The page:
I am passionate about preventing the tragic scenario wherein Human Resources (HR) personnel and law enforcement find out too late that workplace violence could have been averted. Over and over I encounter incidents in which misinterpretations of legal issues prevented stakeholders from sharing critical information that could have potentially saved lives.

Understanding operationally relevant laws and workplace violence prevention can be difficult, but by working with a team that includes legal counsel, HR and a security consultant, you and your company can develop a plan that is easy to understand and implement.

That’s why every time I train security and HR staff members regarding workplace violence, I warn them: “Don’t let misinterpretations of privacy laws hinder your ability to prevent workplace violence.” Ignoring the information sharing efforts means it’s critical that you have an in-depth conversation with your company’s legal counsel and HR director about public safety exceptions to specific privacy laws.

Getting advice from the experts

I am humbled to have been invited to co-author a chapter, “Legal Considerations in The Management of Threats,” published in a recent book discussing thought leadership on workplace violence, Workplace Violence: Issues on Threat Management. It was co-authored and compiled by several key players in this practice, including:

  • Christina Holbrook – Co-lead of the Boeing Company’s Enterprise Threat Management program. She has been an active member of the Association of Threat Assessment Professionals (ATSP) since 1997.
  • David E. Bixler – Co-lead of the Boeing Company’s Enterprise Threat Management program. He has been involved with Boeing as the site Threat Management Team (TMT). For the past 25 years, he has been a reserve officer with the Newport Beach Police Department and is a member of its Special Weapons and Tactics (SWAT) team.
  • Eugene Rugala – Behavioral consultant and research specialist and formerly of the Federal Bureau of Investigation’s (FBI) Critical Incident Response Group (CIRG) and former Chief of the FBI Behavioral Analysis Unit 1 – Threat Assessment and Counter Terrorism.
  • Carrie Casteel – Associate Professor of Occupational and Environmental Health at the University of Iowa (UI) and current associate director for the UI Injury Prevention Research Center and the director for the Occupational Injury Prevention Program of the Heartland Center for Occupational Health and Safety.

The book defines workplace violence, delves into the myths and realities surrounding the topic and provides readers with the latest statistics, thinking and strategies in the prevention of workplace violence. All of the authors, including myself, have implemented successful workplace violence protection programs and guided novice and experienced practitioners alike in the development of their own programs.

What your legal counsel brings to the table

The book discusses the role of the multi-disciplinary TMT in managing the risks, challenges and issues inherent in threats and threatening behavior. This team is tasked with the assessment of threats and threatening behavior and developing management strategies, particularly when there is a high level of risk. Legal counsel plays a pivotal role in this process, which I describe in my chapter. We divided the chapter into three components so that an employer can develop a plan that is a legal response to workplace violence:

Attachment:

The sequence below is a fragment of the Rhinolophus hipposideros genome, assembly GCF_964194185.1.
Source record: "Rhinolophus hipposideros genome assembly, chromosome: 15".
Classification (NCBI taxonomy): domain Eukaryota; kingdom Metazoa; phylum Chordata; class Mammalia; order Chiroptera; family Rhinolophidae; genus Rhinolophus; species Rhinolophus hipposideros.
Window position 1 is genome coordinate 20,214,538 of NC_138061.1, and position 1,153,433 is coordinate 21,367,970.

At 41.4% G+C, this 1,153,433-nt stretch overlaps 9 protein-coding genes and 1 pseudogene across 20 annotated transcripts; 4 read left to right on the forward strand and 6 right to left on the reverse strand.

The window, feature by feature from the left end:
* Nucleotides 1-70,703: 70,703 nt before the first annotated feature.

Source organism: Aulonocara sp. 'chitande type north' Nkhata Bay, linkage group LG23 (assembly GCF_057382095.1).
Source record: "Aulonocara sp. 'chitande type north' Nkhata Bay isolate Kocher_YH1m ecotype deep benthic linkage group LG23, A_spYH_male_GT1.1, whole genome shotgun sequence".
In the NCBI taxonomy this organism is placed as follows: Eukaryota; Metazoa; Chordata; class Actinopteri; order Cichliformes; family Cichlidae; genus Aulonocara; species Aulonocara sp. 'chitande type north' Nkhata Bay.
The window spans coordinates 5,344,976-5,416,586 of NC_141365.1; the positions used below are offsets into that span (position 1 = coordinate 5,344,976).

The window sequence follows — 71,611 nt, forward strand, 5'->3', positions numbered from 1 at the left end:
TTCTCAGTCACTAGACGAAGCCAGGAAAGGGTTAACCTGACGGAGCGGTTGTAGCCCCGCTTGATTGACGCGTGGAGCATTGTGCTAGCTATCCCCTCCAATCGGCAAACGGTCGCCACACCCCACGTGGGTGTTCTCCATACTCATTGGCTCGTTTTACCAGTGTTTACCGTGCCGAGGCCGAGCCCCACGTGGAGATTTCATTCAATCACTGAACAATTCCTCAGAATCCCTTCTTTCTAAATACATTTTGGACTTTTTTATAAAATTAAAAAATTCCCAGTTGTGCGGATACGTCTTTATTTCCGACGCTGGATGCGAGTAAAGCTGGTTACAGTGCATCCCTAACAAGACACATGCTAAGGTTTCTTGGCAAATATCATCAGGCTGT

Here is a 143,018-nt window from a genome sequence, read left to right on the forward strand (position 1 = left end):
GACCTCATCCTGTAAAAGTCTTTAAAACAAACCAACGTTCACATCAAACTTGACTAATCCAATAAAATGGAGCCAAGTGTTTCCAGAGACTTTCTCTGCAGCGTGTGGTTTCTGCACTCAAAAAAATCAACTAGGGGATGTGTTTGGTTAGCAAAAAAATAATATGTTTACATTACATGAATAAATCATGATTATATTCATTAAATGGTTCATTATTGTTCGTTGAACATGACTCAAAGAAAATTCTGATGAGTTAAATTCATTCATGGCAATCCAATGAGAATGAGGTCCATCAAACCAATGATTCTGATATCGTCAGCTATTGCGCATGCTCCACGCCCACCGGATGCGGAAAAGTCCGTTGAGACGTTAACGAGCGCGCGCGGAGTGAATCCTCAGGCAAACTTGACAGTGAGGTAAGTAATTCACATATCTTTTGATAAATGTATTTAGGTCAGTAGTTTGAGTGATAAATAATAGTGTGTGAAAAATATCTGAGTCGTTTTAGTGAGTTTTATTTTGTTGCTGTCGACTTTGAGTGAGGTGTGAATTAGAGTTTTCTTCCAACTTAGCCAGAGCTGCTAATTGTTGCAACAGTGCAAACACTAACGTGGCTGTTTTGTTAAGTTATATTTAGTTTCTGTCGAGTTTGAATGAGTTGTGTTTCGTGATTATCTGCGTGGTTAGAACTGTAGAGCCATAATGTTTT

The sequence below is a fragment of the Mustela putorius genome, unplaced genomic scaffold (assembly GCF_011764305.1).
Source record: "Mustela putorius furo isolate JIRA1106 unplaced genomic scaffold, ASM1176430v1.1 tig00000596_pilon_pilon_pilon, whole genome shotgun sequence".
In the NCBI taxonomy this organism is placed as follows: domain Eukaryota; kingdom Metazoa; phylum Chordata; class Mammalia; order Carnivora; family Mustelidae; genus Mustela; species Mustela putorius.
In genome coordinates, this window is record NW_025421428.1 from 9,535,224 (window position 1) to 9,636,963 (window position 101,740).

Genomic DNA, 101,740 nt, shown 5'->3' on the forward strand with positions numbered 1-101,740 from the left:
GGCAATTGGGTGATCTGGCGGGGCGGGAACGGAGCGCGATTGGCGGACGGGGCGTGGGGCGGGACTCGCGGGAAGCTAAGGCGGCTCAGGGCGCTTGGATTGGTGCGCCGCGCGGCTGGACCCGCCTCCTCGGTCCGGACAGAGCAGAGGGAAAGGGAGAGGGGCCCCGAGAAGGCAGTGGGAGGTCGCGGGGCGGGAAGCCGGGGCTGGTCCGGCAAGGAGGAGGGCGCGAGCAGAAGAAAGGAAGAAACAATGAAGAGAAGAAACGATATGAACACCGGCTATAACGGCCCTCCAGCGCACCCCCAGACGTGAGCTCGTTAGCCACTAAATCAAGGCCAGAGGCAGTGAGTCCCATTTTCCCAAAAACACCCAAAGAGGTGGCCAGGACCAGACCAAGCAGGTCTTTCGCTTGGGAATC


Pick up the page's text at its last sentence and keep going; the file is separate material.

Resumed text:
• Pre-Incident – Constitutionally protected freedoms, state law, common law and tort claims.
  • During the Incident – An employee’s right to privacy, the American Disabilities Act (ADA), wrongful termination and due process, rights under a collective bargaining agreement, discrimination, hostile work environment.
  • Post-Incident – The Exclusivity Rule and recovery, common law liability, negligent hiring, negligent supervision and retention, problems with avoiding liability, Occupational Health and Safety Administration (OSHA), and temporary restraining orders (TRO).

These steps and considerations can never be addressed without giving legal counsel representation on the TMT. A best practice in the formation of TMTs recognizes that different disciplines should be represented because a group that draws its members from many segments of the community is enriched by diverse perspectives and has access to more sources of information, including those of an organization’s legal counsel. We summarize the importance of this initiative at the conclusion of our chapter:

“Judgements are minimized when legal counsel, as part of the multi-disciplinary threat management team, weighs the various legal considerations mentioned, balancing that with specific knowledge of the law and a program for violence prevention.”

Ultimately, I hope my chapter assists those in the legal profession who are participating in the identification, assessment and management of persons who may pose a danger to their organizations. My friend Andre Simons, FBI Supervisory Special Agent and Certified Threat Manager, in fact dedicated this work to those we will potentially save by further augmenting workplace violence prevention policies. He writes, “Through this book, they have provided a great service by reminding us that targeted violence can be prevented and new headlines can be written… ‘Today a plot to attack a local business was discovered and the shooting was thwarted before it occurred. No injuries were reported.’”